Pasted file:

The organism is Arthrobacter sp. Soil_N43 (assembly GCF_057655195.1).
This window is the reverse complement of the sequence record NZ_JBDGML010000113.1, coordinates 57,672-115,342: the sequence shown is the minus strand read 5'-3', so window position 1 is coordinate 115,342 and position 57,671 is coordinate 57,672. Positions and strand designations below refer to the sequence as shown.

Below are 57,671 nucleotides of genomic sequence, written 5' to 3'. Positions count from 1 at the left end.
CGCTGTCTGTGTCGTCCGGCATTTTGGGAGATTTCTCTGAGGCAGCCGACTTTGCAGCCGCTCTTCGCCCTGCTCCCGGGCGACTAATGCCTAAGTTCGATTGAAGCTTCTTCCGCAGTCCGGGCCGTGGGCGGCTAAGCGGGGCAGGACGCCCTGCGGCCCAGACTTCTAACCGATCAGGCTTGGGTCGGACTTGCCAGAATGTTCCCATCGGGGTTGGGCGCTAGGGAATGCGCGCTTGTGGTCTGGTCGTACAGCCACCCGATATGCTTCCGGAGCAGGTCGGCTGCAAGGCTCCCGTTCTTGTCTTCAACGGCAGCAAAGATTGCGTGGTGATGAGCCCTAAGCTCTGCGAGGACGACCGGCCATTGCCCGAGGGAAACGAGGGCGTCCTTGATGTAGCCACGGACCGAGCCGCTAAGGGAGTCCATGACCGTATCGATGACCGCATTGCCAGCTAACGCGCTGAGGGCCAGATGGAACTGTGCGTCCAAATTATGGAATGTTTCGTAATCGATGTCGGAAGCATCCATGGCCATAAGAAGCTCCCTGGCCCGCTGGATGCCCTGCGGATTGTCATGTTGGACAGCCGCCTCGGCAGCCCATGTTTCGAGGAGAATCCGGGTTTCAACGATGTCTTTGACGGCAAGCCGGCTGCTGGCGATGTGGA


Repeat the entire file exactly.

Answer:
The organism is Arthrobacter sp. Soil_N43 (assembly GCF_057655195.1).
This window is the reverse complement of the sequence record NZ_JBDGML010000113.1, coordinates 57,672-115,342: the sequence shown is the minus strand read 5'-3', so window position 1 is coordinate 115,342 and position 57,671 is coordinate 57,672. Positions and strand designations below refer to the sequence as shown.

Below are 57,671 nucleotides of genomic sequence, written 5' to 3'. Positions count from 1 at the left end.
CGCTGTCTGTGTCGTCCGGCATTTTGGGAGATTTCTCTGAGGCAGCCGACTTTGCAGCCGCTCTTCGCCCTGCTCCCGGGCGACTAATGCCTAAGTTCGATTGAAGCTTCTTCCGCAGTCCGGGCCGTGGGCGGCTAAGCGGGGCAGGACGCCCTGCGGCCCAGACTTCTAACCGATCAGGCTTGGGTCGGACTTGCCAGAATGTTCCCATCGGGGTTGGGCGCTAGGGAATGCGCGCTTGTGGTCTGGTCGTACAGCCACCCGATATGCTTCCGGAGCAGGTCGGCTGCAAGGCTCCCGTTCTTGTCTTCAACGGCAGCAAAGATTGCGTGGTGATGAGCCCTAAGCTCTGCGAGGACGACCGGCCATTGCCCGAGGGAAACGAGGGCGTCCTTGATGTAGCCACGGACCGAGCCGCTAAGGGAGTCCATGACCGTATCGATGACCGCATTGCCAGCTAACGCGCTGAGGGCCAGATGGAACTGTGCGTCCAAATTATGGAATGTTTCGTAATCGATGTCGGAAGCATCCATGGCCATAAGAAGCTCCCTGGCCCGCTGGATGCCCTGCGGATTGTCATGTTGGACAGCCGCCTCGGCAGCCCATGTTTCGAGGAGAATCCGGGTTTCAACGATGTCTTTGACGGCAAGCCGGCTGCTGGCGATGTGGA